Émile Durkheim defines religion as “a unified system of beliefs and practices… which unite in one single moral community, called a Church, all those who adhere to them.” Originally, this is how Wagner thought about religion. What had preserved ancient Athens as a flourishing community had been Greek tragedy, the original Gesamtkunstwerk, or collective artwork. Tragedy was “collective” not only because it collected together the individual arts–music, words, acting, dance, scene-painting–but also because it gathered the entire community. The tragic festival, like the medieval mass, was a sacred occasion on which the community was gathered into a clarifying affirmation of its fundamental ethos–that which made it the community it was. In his earlier, “optimistic” days, Wagner’s own music dramas, and more specifically the Bayreuth festival, were intended to be the rebirth of Greek tragedy, a rebirth that would rescue Western modernity from its desolate, fragmented condition.
With his 1854 conversion to Schopenhauer’s “pessimism,” Wagner gave up on community, on indeed the world in general. “Redemption” became a matter of post-mortem ascension to a supernatural “beyond.” Art and religion–Wagner saw no light between the two–now became, as Nietzsche puts it, the “will to death.”
After a decade of confusion, in about 1880 Nietzsche finally became clear that what he endorsed in Wagner was the early philosophy of the Gesamtkunstwerk, and what he hated was the turn to Schopenhauerian “life-denial,” which he considered an apostasy. We must, he wrote, “become better Wagnerians than Wagner,” explaining that “In the end, it was the aged Wagner against whom I had to protect myself.” Thus, immediately after announcing the “death of [the Christian] God,” The Gay Science calls for the creation of new “festivals” and says that the only art that matters is the “art of festivals.”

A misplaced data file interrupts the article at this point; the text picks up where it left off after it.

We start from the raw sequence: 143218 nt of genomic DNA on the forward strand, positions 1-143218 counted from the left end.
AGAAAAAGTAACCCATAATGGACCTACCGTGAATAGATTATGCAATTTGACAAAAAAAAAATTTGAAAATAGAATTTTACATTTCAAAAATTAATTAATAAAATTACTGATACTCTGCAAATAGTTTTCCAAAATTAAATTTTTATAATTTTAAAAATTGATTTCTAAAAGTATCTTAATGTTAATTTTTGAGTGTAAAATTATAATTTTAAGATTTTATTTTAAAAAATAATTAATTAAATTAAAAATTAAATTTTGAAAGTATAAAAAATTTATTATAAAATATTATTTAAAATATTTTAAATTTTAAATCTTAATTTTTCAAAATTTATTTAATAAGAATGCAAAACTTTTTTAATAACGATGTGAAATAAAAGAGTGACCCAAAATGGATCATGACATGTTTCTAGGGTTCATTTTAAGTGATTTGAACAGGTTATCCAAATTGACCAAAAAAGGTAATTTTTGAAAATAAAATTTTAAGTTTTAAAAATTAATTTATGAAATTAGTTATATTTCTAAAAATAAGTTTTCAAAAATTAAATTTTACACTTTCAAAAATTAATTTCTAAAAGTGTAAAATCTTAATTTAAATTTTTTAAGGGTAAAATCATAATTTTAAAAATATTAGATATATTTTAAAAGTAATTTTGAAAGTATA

Nietzsche’s mature view is thus that community cannot exist without being gathered and preserved by a Gesamtkunstwerk. There cannot be genuine community without (in the broadest possible sense of the term) a “church.” And community is important, for only if there exists a community to which we feel we are, in our own way, as we say, “making a contribution” can we live meaningful, flourishing lives. As to the content of a communal religion–as to what would play the exemplary role played in Christianity by its saints and martyrs–he has no view. That content may vary widely depending on the cultural tradition of the community concerned. Nietzsche’s only stipulation is that the sacred figures in any healthy religion must be, like the Greek gods, glorifications of human potential rather than, like the Christian gods, anti-human ideals. The new religious festival will celebrate rather than condemn sexuality, will be a festival of life rather than death.